Friday, 5 June 2015

Abstract art isn't easy

From a recent Yahoo Labs report on aesthetics via Annie Sneed at Fast Company:

"The majority of people surveyed for the project also disliked abstract art, and favored curvy lines over sharp, jagged lines—both inclinations likely rooted in how the brain works. Our preference for curvy lines is supported by almost a century of psychological studies, and scientists have found it’s rooted in an evolutionary bias as well. Research has found that when people look at a sharp object in an MRI scanner, it activates a region of the brain (called the amygdala) that responds to danger, whereas curved objects don’t elicit this mental reaction. "Sharp objects in our past were associated with danger," Vartanian says. "This association has stayed with us, even though the environment we live in today is quite different."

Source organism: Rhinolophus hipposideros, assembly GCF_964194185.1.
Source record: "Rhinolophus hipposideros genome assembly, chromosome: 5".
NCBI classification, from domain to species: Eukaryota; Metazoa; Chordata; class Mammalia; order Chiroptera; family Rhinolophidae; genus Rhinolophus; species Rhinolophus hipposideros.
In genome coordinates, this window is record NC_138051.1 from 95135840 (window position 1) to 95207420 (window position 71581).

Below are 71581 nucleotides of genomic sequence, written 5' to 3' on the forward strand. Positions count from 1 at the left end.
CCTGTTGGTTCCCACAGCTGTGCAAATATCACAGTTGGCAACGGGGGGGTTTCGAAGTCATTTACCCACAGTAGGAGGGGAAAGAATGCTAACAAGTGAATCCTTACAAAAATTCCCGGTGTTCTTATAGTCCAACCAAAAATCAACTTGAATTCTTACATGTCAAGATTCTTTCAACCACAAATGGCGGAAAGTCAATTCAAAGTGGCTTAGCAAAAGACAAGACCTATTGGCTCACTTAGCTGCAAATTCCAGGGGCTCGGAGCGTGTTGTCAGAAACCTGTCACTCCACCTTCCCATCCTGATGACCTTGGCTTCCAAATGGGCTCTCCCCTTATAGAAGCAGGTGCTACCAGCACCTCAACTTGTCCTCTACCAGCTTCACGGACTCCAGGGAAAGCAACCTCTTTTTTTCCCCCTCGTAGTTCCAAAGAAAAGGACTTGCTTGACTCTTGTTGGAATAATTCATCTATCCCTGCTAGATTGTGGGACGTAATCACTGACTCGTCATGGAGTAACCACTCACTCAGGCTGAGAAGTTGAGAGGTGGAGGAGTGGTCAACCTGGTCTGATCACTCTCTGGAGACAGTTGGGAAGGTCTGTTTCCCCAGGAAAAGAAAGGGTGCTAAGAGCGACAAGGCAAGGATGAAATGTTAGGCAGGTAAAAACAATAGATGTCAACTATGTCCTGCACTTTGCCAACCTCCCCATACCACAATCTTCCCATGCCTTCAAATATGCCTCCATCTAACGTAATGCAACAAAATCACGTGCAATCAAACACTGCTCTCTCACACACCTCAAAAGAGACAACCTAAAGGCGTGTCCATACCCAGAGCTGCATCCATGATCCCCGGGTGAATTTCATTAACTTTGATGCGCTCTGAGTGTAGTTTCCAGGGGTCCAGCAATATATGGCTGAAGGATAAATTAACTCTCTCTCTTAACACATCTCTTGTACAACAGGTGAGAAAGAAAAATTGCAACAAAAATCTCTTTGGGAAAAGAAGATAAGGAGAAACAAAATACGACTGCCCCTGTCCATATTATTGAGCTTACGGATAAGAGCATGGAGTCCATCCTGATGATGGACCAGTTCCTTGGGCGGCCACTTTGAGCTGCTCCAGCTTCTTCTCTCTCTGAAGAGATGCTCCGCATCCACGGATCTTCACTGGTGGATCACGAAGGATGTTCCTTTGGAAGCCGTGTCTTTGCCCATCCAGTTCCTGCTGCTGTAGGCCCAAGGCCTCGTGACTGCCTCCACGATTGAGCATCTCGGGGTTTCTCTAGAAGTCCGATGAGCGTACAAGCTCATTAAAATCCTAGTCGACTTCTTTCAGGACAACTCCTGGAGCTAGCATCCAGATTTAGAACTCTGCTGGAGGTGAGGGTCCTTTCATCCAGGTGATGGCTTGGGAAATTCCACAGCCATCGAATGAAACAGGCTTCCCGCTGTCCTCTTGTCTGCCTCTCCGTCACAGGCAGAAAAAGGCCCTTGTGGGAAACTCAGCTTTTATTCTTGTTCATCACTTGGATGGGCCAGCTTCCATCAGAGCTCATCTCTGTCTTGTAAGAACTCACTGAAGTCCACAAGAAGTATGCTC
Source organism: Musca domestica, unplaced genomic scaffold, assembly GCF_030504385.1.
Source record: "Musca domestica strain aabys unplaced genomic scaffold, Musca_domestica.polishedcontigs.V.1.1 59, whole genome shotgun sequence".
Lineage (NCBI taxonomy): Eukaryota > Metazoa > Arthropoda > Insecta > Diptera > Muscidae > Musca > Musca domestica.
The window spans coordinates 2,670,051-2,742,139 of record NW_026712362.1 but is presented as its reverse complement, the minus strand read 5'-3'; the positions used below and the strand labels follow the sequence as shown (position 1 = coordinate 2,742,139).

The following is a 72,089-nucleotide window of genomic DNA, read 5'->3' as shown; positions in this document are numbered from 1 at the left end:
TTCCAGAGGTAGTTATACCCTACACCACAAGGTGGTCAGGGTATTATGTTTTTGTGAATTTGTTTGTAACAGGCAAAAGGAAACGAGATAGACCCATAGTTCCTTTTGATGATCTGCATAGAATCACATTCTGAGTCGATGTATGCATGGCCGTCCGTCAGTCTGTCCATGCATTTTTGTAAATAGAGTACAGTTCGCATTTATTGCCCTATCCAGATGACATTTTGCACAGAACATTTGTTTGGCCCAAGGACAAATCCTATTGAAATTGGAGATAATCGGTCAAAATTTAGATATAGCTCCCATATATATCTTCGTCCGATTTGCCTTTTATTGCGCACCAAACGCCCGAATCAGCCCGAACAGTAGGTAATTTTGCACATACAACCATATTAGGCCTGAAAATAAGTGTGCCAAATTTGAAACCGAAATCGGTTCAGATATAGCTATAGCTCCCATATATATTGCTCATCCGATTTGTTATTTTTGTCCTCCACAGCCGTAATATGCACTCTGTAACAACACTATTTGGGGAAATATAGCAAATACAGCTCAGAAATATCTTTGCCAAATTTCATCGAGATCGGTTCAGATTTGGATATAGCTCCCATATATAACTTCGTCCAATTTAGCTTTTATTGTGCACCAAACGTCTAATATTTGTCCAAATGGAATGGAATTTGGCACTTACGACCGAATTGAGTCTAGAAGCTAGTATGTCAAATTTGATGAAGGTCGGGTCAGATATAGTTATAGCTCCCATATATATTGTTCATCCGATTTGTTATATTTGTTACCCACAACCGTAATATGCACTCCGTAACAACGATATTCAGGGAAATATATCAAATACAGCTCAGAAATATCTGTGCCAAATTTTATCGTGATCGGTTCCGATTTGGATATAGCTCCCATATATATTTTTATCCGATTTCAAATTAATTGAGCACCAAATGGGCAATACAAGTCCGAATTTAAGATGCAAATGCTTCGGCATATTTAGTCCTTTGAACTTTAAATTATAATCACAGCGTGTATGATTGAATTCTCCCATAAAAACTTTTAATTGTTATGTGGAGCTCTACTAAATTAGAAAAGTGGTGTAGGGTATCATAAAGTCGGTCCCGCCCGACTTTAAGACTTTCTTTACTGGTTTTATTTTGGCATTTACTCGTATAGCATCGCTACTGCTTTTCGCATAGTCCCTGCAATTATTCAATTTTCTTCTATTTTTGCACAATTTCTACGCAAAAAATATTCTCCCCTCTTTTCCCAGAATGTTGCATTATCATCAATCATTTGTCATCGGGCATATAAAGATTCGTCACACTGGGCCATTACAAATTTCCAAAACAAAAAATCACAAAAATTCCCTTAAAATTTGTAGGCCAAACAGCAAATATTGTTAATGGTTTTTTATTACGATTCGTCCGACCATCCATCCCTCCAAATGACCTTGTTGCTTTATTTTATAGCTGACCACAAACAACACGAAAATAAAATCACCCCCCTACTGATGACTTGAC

"And as for abstract art: Well, it’s not hard to figure out why many people don’t like it. An abstract painting is highly conceptual, which means it takes a lot more energy to understand, whereas representational art has a storyline that the viewer can immediately follow. Similar to the photo filters, we typically prefer images that are easier to process. Vartanian notes that this bias doesn’t apply to people trained in visual arts—they tend to like abstract art much more. And there’s a lot of data showing that people with expertise in visual arts perceive paintings very differently overall than someone untrained, so their aesthetic preferences probably differ from the average person in general."

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